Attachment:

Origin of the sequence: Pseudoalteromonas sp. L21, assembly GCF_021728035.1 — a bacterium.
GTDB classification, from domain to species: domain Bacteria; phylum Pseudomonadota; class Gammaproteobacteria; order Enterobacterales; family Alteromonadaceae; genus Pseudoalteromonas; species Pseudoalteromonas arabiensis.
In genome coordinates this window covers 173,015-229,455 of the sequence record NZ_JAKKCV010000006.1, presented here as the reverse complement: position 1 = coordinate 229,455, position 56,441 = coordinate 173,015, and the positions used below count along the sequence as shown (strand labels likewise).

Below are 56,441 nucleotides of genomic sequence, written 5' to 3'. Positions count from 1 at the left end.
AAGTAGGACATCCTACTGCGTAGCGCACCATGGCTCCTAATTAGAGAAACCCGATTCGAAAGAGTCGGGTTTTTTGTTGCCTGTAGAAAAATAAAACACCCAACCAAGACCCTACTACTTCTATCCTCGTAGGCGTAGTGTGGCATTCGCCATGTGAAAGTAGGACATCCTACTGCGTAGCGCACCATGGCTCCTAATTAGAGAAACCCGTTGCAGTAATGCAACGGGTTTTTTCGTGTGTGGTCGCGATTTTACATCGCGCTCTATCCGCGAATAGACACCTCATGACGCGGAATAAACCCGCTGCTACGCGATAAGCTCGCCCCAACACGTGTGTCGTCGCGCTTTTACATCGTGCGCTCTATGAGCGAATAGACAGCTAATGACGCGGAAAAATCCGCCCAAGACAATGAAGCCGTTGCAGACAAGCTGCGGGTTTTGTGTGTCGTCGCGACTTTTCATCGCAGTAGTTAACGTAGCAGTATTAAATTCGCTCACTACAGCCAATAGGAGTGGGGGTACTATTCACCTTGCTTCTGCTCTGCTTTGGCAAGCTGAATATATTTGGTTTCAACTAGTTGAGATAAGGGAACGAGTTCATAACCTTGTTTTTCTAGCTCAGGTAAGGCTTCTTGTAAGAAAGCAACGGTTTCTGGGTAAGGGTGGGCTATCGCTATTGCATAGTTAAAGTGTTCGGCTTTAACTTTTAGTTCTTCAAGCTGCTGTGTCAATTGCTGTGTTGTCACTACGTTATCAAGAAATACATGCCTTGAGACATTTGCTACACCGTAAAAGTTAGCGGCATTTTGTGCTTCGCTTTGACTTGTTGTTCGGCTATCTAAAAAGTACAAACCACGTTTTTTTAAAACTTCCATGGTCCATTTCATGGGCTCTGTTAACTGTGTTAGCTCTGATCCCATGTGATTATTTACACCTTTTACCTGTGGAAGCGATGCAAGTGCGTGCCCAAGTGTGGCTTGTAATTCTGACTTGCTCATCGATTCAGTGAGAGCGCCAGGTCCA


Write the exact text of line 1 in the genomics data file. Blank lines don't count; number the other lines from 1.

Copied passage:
Origin of the sequence: Pseudoalteromonas sp. L21, assembly GCF_021728035.1 — a bacterium.